O, My Captain

A Xenocide Production

AN: Greetings, True Believers. I regret to announce that I'm back on writer's block again. Joy of joys, eh? Fortunately, the opening scene of Initial Offensive Ch.6 is already done, so hopefully the rest will follow. Enjoy this little oneshot on the nature of captaincy.

Summary: O Captain! My Captain! Rise up and hear the bells; Rise up—for you the flag is flung—for you the bugle trills! (Tentruths Format)

Disclaimer: I've given up trying to get Bakamoto to sell me the rights to PTS. Cuz we all know that an uneducated college freshman could do a better job with the plot than some skinny little otaku in Japan, right? I also own not "O Captain! My Captain!" by Walt Whitman.


1. Ten Ten is nervous on the day she is to meet her very own genin squad. Her stomach is in knots, and she's quite sure that every iota of her emotions are bare to the world, despite the fact that her reputation as an ice queen, second only to Hyuuga Hanabi, has never been diminished over the passage of time. She sits on the very same bench that she herself, along with her old squad, sat upon on their very first day proceeding graduation from the Academy.

She worries that she isn't good enough. Worried that she isn't strong enough to protect her charges from the world, and at the same time, throw them nakedly to the wolves when she is ordered to do so. To do both of these things requires a kind of strength that she never could imagine she would have.

Her three soldiers appear suddenly before her, out of breath and faces flushed with youth and innocence. She is struck dumb by the realization of the sheer amount of responsibility that has been placed on her shoulders. To protect and teach. Train and enlighten. Harden and mold.

It's at this moment, when she feels as if she should march back to the Hokage's Tower and resign her post immediately, that one of her students steps forward and says,

"Hi! My name is Mishima Reika! I glad you're my sensei, 'cause I heard you were the strongest kunoichi in your year." The girl folded her arms across her chest and beamed. "I want to be the best, and you can make me stronger!"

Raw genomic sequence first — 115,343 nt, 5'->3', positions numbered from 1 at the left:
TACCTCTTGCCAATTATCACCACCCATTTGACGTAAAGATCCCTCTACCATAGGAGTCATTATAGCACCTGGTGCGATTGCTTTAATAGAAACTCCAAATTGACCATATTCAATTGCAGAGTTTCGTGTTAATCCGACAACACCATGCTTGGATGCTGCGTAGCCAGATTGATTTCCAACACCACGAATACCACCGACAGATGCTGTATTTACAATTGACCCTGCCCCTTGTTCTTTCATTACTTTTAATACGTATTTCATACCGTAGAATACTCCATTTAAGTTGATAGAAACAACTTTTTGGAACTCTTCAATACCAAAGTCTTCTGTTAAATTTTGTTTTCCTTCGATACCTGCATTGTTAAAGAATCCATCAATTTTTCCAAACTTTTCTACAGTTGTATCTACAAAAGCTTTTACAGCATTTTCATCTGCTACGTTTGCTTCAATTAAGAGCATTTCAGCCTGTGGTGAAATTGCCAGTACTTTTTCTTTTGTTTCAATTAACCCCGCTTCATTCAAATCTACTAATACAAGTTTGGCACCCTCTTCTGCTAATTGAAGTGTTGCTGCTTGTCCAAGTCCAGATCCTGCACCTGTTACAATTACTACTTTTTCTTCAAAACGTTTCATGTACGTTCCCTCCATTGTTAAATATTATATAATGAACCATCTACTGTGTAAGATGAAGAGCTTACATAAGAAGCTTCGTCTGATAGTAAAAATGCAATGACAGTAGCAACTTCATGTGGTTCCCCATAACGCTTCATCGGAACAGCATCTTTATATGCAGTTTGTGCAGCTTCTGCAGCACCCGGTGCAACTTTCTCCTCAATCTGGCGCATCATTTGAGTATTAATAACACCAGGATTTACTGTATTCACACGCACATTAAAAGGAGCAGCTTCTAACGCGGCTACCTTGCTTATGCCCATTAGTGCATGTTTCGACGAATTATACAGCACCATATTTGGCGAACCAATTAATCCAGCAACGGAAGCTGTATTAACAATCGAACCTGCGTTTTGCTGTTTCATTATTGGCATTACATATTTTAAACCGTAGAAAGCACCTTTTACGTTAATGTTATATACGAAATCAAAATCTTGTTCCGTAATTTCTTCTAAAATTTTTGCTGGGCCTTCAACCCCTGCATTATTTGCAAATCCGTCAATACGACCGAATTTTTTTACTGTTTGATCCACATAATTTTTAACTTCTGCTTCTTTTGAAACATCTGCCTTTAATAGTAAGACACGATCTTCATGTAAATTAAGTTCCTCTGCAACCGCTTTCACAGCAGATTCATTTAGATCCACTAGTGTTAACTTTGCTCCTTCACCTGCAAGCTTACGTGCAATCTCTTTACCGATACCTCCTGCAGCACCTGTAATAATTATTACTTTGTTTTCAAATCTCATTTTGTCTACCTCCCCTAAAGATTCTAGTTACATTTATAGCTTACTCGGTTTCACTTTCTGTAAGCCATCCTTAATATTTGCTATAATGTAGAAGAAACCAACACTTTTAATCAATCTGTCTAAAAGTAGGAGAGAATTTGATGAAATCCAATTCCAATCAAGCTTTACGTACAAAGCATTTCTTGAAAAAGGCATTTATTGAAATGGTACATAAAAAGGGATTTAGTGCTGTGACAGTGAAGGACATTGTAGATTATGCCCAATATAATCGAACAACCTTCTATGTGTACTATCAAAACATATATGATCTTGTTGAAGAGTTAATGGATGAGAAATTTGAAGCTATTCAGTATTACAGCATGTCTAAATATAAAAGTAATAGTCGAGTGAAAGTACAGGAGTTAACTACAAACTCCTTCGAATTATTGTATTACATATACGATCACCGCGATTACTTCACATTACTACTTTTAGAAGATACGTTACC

The boy to her left, a waiflike little thing with a slightly cold expression, coughed and shook his head. "You, the best? Iruka-sensei will retire before that ever happens."

The boy to her right remained silent, eyes glittering behind his dark lenses. The Mishima girl turned red and proceeded to screech obscenities in the still morning air, effectively shattering what little peace was left.

Ten Ten could only close her eyes and smile a small, mysterious smile. She had almost forgotten what being a jounin sensei was really about. And that was lending your strength to others until they could find their own.


2. There were some things that Mitarashi Anko just couldn't stand.

The color amber, for one.

And people in general for another.

Life had been very cruel to her, as all had cause to know. All knew her unfortunate circumstances, but that's all they really were. Whispering and gossip mongering that was to be held in confidence whenever the twisted girl passed by, the very spitting image of her mentor, yet broken in some way.

She tried every way in the world to mend whatever it was that people said was broken.

Smiling didn't work. That made people frown.

Speaking softly didn't work. That made people flinch.

Even letting them use her didn't work. They merely turned a blind eye afterwards.

Anko came to the rapid conclusion that she had wasted her time trying to fix that moaning thing that twitched feebly in the depths of her soul. And she hated them all for it.